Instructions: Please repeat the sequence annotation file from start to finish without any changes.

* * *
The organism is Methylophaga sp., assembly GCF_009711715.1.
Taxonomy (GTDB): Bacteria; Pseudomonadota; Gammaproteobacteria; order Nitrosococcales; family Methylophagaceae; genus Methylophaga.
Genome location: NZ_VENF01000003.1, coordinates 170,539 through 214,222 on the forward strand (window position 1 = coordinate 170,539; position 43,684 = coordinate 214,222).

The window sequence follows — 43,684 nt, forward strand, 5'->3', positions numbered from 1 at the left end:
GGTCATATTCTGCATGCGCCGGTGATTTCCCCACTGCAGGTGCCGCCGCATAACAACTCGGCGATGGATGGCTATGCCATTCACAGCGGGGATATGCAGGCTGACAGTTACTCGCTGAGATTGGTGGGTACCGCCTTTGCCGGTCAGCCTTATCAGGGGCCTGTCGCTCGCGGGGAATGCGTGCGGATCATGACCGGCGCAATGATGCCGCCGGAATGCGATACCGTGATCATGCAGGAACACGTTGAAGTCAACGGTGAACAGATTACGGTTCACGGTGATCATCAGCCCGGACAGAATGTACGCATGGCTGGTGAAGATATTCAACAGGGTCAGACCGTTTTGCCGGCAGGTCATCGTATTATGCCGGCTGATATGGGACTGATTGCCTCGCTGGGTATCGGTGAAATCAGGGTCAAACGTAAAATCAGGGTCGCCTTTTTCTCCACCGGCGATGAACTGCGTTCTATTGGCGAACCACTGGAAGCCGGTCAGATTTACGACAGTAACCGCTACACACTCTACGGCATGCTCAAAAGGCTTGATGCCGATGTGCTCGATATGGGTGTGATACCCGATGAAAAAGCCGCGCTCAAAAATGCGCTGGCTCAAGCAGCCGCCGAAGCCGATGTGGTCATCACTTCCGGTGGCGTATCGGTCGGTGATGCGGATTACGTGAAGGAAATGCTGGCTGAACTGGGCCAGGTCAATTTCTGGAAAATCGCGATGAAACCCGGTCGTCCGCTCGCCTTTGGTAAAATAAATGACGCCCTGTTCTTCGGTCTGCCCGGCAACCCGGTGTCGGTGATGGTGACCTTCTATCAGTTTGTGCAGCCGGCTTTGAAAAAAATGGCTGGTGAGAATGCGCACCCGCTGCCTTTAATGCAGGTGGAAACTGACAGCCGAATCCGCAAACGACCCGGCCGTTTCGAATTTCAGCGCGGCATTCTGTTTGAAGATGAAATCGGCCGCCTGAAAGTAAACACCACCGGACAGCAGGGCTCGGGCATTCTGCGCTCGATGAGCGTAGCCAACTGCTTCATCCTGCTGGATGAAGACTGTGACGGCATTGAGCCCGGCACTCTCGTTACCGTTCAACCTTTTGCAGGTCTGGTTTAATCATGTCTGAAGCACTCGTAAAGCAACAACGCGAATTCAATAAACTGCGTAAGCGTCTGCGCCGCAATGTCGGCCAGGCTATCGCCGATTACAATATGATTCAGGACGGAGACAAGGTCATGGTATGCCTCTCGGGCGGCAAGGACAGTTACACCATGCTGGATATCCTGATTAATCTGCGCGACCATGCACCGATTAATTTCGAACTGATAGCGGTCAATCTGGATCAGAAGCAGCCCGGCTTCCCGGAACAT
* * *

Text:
The organism is Methylophaga sp., assembly GCF_009711715.1.
Taxonomy (GTDB): Bacteria; Pseudomonadota; Gammaproteobacteria; order Nitrosococcales; family Methylophagaceae; genus Methylophaga.
Genome location: NZ_VENF01000003.1, coordinates 170,539 through 214,222 on the forward strand (window position 1 = coordinate 170,539; position 43,684 = coordinate 214,222).

The window sequence follows — 43,684 nt, forward strand, 5'->3', positions numbered from 1 at the left end:
GGTCATATTCTGCATGCGCCGGTGATTTCCCCACTGCAGGTGCCGCCGCATAACAACTCGGCGATGGATGGCTATGCCATTCACAGCGGGGATATGCAGGCTGACAGTTACTCGCTGAGATTGGTGGGTACCGCCTTTGCCGGTCAGCCTTATCAGGGGCCTGTCGCTCGCGGGGAATGCGTGCGGATCATGACCGGCGCAATGATGCCGCCGGAATGCGATACCGTGATCATGCAGGAACACGTTGAAGTCAACGGTGAACAGATTACGGTTCACGGTGATCATCAGCCCGGACAGAATGTACGCATGGCTGGTGAAGATATTCAACAGGGTCAGACCGTTTTGCCGGCAGGTCATCGTATTATGCCGGCTGATATGGGACTGATTGCCTCGCTGGGTATCGGTGAAATCAGGGTCAAACGTAAAATCAGGGTCGCCTTTTTCTCCACCGGCGATGAACTGCGTTCTATTGGCGAACCACTGGAAGCCGGTCAGATTTACGACAGTAACCGCTACACACTCTACGGCATGCTCAAAAGGCTTGATGCCGATGTGCTCGATATGGGTGTGATACCCGATGAAAAAGCCGCGCTCAAAAATGCGCTGGCTCAAGCAGCCGCCGAAGCCGATGTGGTCATCACTTCCGGTGGCGTATCGGTCGGTGATGCGGATTACGTGAAGGAAATGCTGGCTGAACTGGGCCAGGTCAATTTCTGGAAAATCGCGATGAAACCCGGTCGTCCGCTCGCCTTTGGTAAAATAAATGACGCCCTGTTCTTCGGTCTGCCCGGCAACCCGGTGTCGGTGATGGTGACCTTCTATCAGTTTGTGCAGCCGGCTTTGAAAAAAATGGCTGGTGAGAATGCGCACCCGCTGCCTTTAATGCAGGTGGAAACTGACAGCCGAATCCGCAAACGACCCGGCCGTTTCGAATTTCAGCGCGGCATTCTGTTTGAAGATGAAATCGGCCGCCTGAAAGTAAACACCACCGGACAGCAGGGCTCGGGCATTCTGCGCTCGATGAGCGTAGCCAACTGCTTCATCCTGCTGGATGAAGACTGTGACGGCATTGAGCCCGGCACTCTCGTTACCGTTCAACCTTTTGCAGGTCTGGTTTAATCATGTCTGAAGCACTCGTAAAGCAACAACGCGAATTCAATAAACTGCGTAAGCGTCTGCGCCGCAATGTCGGCCAGGCTATCGCCGATTACAATATGATTCAGGACGGAGACAAGGTCATGGTATGCCTCTCGGGCGGCAAGGACAGTTACACCATGCTGGATATCCTGATTAATCTGCGCGACCATGCACCGATTAATTTCGAACTGATAGCGGTCAATCTGGATCAGAAGCAGCCCGGCTTCCCGGAACAT